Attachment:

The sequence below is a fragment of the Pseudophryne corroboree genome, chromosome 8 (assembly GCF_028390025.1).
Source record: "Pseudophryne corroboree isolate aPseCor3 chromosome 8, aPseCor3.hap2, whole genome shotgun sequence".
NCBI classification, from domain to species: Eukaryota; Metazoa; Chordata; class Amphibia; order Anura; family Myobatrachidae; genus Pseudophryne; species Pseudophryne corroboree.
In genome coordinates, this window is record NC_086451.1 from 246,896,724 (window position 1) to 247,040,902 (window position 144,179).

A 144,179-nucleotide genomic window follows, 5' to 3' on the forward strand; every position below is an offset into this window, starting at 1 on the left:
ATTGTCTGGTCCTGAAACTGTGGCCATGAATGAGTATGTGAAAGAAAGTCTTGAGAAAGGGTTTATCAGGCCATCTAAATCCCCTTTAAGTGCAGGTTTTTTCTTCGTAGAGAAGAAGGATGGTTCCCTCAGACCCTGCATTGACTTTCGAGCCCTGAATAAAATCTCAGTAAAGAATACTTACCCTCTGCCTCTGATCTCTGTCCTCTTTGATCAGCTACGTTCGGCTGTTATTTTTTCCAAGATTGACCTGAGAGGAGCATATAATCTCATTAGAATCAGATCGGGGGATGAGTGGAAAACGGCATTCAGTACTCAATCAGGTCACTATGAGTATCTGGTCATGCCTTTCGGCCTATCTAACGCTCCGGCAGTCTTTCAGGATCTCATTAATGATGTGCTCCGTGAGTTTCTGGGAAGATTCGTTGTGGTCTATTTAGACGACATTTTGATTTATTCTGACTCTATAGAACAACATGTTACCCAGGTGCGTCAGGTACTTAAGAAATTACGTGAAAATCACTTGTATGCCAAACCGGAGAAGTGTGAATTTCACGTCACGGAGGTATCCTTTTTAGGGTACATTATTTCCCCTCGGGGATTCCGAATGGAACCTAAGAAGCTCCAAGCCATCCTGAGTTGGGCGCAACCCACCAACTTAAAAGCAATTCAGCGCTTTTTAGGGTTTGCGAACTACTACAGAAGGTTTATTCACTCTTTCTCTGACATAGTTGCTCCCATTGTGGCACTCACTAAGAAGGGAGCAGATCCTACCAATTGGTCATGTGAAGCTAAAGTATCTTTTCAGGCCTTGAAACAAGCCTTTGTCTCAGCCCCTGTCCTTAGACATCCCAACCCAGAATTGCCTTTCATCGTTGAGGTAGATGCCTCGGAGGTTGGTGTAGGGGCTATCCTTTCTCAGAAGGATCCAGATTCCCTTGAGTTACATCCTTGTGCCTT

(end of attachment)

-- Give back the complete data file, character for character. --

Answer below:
The sequence below is a fragment of the Pseudophryne corroboree genome, chromosome 8 (assembly GCF_028390025.1).
Source record: "Pseudophryne corroboree isolate aPseCor3 chromosome 8, aPseCor3.hap2, whole genome shotgun sequence".
NCBI classification, from domain to species: Eukaryota; Metazoa; Chordata; class Amphibia; order Anura; family Myobatrachidae; genus Pseudophryne; species Pseudophryne corroboree.
In genome coordinates, this window is record NC_086451.1 from 246,896,724 (window position 1) to 247,040,902 (window position 144,179).

A 144,179-nucleotide genomic window follows, 5' to 3' on the forward strand; every position below is an offset into this window, starting at 1 on the left:
ATTGTCTGGTCCTGAAACTGTGGCCATGAATGAGTATGTGAAAGAAAGTCTTGAGAAAGGGTTTATCAGGCCATCTAAATCCCCTTTAAGTGCAGGTTTTTTCTTCGTAGAGAAGAAGGATGGTTCCCTCAGACCCTGCATTGACTTTCGAGCCCTGAATAAAATCTCAGTAAAGAATACTTACCCTCTGCCTCTGATCTCTGTCCTCTTTGATCAGCTACGTTCGGCTGTTATTTTTTCCAAGATTGACCTGAGAGGAGCATATAATCTCATTAGAATCAGATCGGGGGATGAGTGGAAAACGGCATTCAGTACTCAATCAGGTCACTATGAGTATCTGGTCATGCCTTTCGGCCTATCTAACGCTCCGGCAGTCTTTCAGGATCTCATTAATGATGTGCTCCGTGAGTTTCTGGGAAGATTCGTTGTGGTCTATTTAGACGACATTTTGATTTATTCTGACTCTATAGAACAACATGTTACCCAGGTGCGTCAGGTACTTAAGAAATTACGTGAAAATCACTTGTATGCCAAACCGGAGAAGTGTGAATTTCACGTCACGGAGGTATCCTTTTTAGGGTACATTATTTCCCCTCGGGGATTCCGAATGGAACCTAAGAAGCTCCAAGCCATCCTGAGTTGGGCGCAACCCACCAACTTAAAAGCAATTCAGCGCTTTTTAGGGTTTGCGAACTACTACAGAAGGTTTATTCACTCTTTCTCTGACATAGTTGCTCCCATTGTGGCACTCACTAAGAAGGGAGCAGATCCTACCAATTGGTCATGTGAAGCTAAAGTATCTTTTCAGGCCTTGAAACAAGCCTTTGTCTCAGCCCCTGTCCTTAGACATCCCAACCCAGAATTGCCTTTCATCGTTGAGGTAGATGCCTCGGAGGTTGGTGTAGGGGCTATCCTTTCTCAGAAGGATCCAGATTCCCTTGAGTTACATCCTTGTGCCTT